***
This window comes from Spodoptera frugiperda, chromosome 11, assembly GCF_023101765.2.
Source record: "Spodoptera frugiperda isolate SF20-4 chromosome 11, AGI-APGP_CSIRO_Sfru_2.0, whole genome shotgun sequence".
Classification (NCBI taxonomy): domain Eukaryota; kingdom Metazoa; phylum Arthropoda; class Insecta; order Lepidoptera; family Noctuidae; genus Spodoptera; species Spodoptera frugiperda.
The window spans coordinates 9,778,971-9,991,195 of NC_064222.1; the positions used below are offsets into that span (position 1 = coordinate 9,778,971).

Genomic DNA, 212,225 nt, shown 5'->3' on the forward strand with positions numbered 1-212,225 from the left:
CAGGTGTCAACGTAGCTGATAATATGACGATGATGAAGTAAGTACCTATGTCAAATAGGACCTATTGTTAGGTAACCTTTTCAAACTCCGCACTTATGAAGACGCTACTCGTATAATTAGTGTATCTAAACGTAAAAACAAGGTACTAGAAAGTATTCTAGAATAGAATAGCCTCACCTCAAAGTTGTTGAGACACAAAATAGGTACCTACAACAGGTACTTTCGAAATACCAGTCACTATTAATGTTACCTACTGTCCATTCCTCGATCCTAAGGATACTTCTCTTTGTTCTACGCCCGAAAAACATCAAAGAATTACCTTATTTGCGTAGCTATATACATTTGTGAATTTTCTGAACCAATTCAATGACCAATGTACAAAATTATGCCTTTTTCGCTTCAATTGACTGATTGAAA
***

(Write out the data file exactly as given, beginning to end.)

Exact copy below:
This window comes from Spodoptera frugiperda, chromosome 11, assembly GCF_023101765.2.
Source record: "Spodoptera frugiperda isolate SF20-4 chromosome 11, AGI-APGP_CSIRO_Sfru_2.0, whole genome shotgun sequence".
Classification (NCBI taxonomy): domain Eukaryota; kingdom Metazoa; phylum Arthropoda; class Insecta; order Lepidoptera; family Noctuidae; genus Spodoptera; species Spodoptera frugiperda.
The window spans coordinates 9,778,971-9,991,195 of NC_064222.1; the positions used below are offsets into that span (position 1 = coordinate 9,778,971).

Genomic DNA, 212,225 nt, shown 5'->3' on the forward strand with positions numbered 1-212,225 from the left:
CAGGTGTCAACGTAGCTGATAATATGACGATGATGAAGTAAGTACCTATGTCAAATAGGACCTATTGTTAGGTAACCTTTTCAAACTCCGCACTTATGAAGACGCTACTCGTATAATTAGTGTATCTAAACGTAAAAACAAGGTACTAGAAAGTATTCTAGAATAGAATAGCCTCACCTCAAAGTTGTTGAGACACAAAATAGGTACCTACAACAGGTACTTTCGAAATACCAGTCACTATTAATGTTACCTACTGTCCATTCCTCGATCCTAAGGATACTTCTCTTTGTTCTACGCCCGAAAAACATCAAAGAATTACCTTATTTGCGTAGCTATATACATTTGTGAATTTTCTGAACCAATTCAATGACCAATGTACAAAATTATGCCTTTTTCGCTTCAATTGACTGATTGAAA